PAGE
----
The US is debating whether Washington should supply Ukraine with weapons to help Kyiv fight the separatists. But this would only trigger an arms race in Russia, says DW's Miodrag Soric.
The anxiety is growing. The anxiety to put an end to the bitter war in eastern Ukraine. To no avail. The Americans have negotiated with Russian President Vladimir Putin. With no results. Together with the Europeans they have imposed economic sanctions on Moscow, which have brought about billions in losses for the Russian economy. But the head of the Kremlin is by no means changing his aggressive Ukraine policy. In recent months, the pro-Russian rebels have managed to gain territory.
“This cannot go on any longer,” is how Washington feels about this. Simple solutions that make the US look strong and have a quick impact in Ukraine are needed. This is an opportunity for the interventionists. They are demanding that modern weapons be delivered to the Ukraine. Their arguments suggest that the weapons could actually drive back the Russian troops quickly.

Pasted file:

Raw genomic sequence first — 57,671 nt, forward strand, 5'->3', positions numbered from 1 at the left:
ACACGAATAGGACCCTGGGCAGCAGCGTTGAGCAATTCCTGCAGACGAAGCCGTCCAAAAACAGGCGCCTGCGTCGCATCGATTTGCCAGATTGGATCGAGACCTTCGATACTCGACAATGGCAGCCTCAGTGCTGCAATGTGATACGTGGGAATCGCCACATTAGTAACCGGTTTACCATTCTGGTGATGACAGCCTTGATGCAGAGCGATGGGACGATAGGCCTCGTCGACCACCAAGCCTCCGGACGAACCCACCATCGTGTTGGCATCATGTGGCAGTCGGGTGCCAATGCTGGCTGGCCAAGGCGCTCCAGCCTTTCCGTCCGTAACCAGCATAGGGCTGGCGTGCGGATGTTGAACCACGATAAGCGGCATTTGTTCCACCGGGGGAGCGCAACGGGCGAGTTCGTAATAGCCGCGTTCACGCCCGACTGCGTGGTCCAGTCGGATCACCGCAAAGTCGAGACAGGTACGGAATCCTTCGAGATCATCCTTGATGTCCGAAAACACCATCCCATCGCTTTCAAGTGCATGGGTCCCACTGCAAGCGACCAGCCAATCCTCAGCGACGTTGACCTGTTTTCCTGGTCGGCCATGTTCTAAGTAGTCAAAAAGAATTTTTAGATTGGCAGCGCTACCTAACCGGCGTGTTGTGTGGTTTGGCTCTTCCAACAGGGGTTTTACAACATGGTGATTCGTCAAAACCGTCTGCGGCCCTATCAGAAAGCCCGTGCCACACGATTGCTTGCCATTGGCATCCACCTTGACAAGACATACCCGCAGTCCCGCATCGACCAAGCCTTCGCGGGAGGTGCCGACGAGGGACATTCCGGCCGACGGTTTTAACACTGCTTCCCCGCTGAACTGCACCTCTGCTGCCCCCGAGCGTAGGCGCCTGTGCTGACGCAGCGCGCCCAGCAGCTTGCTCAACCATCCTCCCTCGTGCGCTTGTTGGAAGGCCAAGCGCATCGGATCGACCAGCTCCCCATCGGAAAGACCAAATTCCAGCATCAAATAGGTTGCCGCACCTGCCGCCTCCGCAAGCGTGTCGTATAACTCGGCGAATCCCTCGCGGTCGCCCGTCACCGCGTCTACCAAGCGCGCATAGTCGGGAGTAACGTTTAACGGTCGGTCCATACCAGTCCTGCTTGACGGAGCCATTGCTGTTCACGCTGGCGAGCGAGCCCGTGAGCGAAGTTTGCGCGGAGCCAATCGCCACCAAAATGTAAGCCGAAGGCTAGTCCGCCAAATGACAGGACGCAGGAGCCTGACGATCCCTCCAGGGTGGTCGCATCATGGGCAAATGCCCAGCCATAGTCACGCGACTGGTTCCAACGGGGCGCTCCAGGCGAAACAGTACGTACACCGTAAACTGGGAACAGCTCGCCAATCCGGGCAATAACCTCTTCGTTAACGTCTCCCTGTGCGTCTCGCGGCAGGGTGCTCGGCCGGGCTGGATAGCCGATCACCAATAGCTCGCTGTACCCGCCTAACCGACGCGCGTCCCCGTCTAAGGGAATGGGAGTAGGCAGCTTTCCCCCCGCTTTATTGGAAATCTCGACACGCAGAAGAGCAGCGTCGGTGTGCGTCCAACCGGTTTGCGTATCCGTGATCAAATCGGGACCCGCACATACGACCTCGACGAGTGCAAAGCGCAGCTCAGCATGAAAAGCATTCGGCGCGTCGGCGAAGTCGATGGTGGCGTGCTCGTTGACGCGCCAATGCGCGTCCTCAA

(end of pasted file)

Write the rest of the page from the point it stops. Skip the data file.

They are putting President Obama under pressure. But he is hesitating. And because of that, he is being called a coward by his political opponents. Which is nonsense because this American president is trying to learn from the lessons of the past.
Threat of an arms race
One lesson is: Not every conflict can be solved by the military. If the Americans supply the Ukrainians with modern weapons, then President Putin will also improve his fighters' equipment. An arms race would ensue; above all, to the benefit of the arms manufacturers.
In a war like this, more weapons mean more violence.
No one could seriously want this. For this reason, many Europeans - in particular, German Chancellor Angela Merkel - are against more arms deliveries.
Another lesson is: Whoever delivers arms is also responsible for what happens to them. What if US tanks do not remain with the actual Ukrainian army, but instead end up in the hands of paramilitary forces? Amnesty International has already proved that the Ukrainian militia have frequently violated human rights. Hundreds of people have died this way. So, American arms deliveries can only be justified if Kyiv's government can guarantee that the weapons do not fall into the wrong hands.
Obama will seek advice before he approves further arms deliveries: From his secretary of state, who is flying to Kyiv on Thursday, or from the German Chancellor, who he is welcoming to Wahington this coming week. She, too, probably will not have a quick solution either.